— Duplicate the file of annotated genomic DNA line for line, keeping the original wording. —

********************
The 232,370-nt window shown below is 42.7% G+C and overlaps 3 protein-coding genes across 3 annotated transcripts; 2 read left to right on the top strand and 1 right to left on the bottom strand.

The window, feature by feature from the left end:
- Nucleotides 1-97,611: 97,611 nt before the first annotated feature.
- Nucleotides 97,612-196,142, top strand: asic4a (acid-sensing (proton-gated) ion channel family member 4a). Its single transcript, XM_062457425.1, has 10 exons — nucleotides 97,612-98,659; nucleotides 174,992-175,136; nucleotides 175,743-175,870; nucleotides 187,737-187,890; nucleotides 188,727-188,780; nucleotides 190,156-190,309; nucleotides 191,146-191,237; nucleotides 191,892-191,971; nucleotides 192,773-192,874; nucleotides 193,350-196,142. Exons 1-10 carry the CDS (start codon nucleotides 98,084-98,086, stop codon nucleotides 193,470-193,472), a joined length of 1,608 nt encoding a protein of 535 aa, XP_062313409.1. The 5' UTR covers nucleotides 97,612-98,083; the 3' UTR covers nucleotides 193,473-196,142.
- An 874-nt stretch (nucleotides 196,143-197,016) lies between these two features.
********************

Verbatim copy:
The 232,370-nt window shown below is 42.7% G+C and overlaps 3 protein-coding genes across 3 annotated transcripts; 2 read left to right on the top strand and 1 right to left on the bottom strand.

The window, feature by feature from the left end:
- Nucleotides 1-97,611: 97,611 nt before the first annotated feature.
- Nucleotides 97,612-196,142, top strand: asic4a (acid-sensing (proton-gated) ion channel family member 4a). Its single transcript, XM_062457425.1, has 10 exons — nucleotides 97,612-98,659; nucleotides 174,992-175,136; nucleotides 175,743-175,870; nucleotides 187,737-187,890; nucleotides 188,727-188,780; nucleotides 190,156-190,309; nucleotides 191,146-191,237; nucleotides 191,892-191,971; nucleotides 192,773-192,874; nucleotides 193,350-196,142. Exons 1-10 carry the CDS (start codon nucleotides 98,084-98,086, stop codon nucleotides 193,470-193,472), a joined length of 1,608 nt encoding a protein of 535 aa, XP_062313409.1. The 5' UTR covers nucleotides 97,612-98,083; the 3' UTR covers nucleotides 193,473-196,142.
- An 874-nt stretch (nucleotides 196,143-197,016) lies between these two features.